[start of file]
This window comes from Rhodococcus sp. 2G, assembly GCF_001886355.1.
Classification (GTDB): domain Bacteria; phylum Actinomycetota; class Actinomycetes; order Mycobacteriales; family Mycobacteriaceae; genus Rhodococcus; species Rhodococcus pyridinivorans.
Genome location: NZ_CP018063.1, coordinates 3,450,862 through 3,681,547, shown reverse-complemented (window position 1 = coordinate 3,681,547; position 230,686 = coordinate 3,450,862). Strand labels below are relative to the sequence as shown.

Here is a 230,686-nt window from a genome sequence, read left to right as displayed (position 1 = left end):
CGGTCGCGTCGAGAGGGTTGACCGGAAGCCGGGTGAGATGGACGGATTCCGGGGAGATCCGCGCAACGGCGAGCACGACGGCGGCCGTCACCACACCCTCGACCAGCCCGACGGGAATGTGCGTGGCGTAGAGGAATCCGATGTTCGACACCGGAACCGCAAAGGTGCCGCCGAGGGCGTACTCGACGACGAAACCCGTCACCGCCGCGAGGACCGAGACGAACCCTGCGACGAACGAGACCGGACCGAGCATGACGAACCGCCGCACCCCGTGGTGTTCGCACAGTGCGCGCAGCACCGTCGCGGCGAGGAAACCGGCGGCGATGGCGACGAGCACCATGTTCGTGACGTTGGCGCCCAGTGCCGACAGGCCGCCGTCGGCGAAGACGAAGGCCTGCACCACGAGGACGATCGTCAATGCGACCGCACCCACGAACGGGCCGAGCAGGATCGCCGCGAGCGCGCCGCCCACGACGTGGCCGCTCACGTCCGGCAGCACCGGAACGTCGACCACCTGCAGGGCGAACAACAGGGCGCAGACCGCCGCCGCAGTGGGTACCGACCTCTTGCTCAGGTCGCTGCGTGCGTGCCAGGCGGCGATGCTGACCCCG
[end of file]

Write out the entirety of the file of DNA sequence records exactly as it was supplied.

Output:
This window comes from Rhodococcus sp. 2G, assembly GCF_001886355.1.
Classification (GTDB): domain Bacteria; phylum Actinomycetota; class Actinomycetes; order Mycobacteriales; family Mycobacteriaceae; genus Rhodococcus; species Rhodococcus pyridinivorans.
Genome location: NZ_CP018063.1, coordinates 3,450,862 through 3,681,547, shown reverse-complemented (window position 1 = coordinate 3,681,547; position 230,686 = coordinate 3,450,862). Strand labels below are relative to the sequence as shown.

Here is a 230,686-nt window from a genome sequence, read left to right as displayed (position 1 = left end):
CGGTCGCGTCGAGAGGGTTGACCGGAAGCCGGGTGAGATGGACGGATTCCGGGGAGATCCGCGCAACGGCGAGCACGACGGCGGCCGTCACCACACCCTCGACCAGCCCGACGGGAATGTGCGTGGCGTAGAGGAATCCGATGTTCGACACCGGAACCGCAAAGGTGCCGCCGAGGGCGTACTCGACGACGAAACCCGTCACCGCCGCGAGGACCGAGACGAACCCTGCGACGAACGAGACCGGACCGAGCATGACGAACCGCCGCACCCCGTGGTGTTCGCACAGTGCGCGCAGCACCGTCGCGGCGAGGAAACCGGCGGCGATGGCGACGAGCACCATGTTCGTGACGTTGGCGCCCAGTGCCGACAGGCCGCCGTCGGCGAAGACGAAGGCCTGCACCACGAGGACGATCGTCAATGCGACCGCACCCACGAACGGGCCGAGCAGGATCGCCGCGAGCGCGCCGCCCACGACGTGGCCGCTCACGTCCGGCAGCACCGGAACGTCGACCACCTGCAGGGCGAACAACAGGGCGCAGACCGCCGCCGCAGTGGGTACCGACCTCTTGCTCAGGTCGCTGCGTGCGTGCCAGGCGGCGATGCTGACCCCG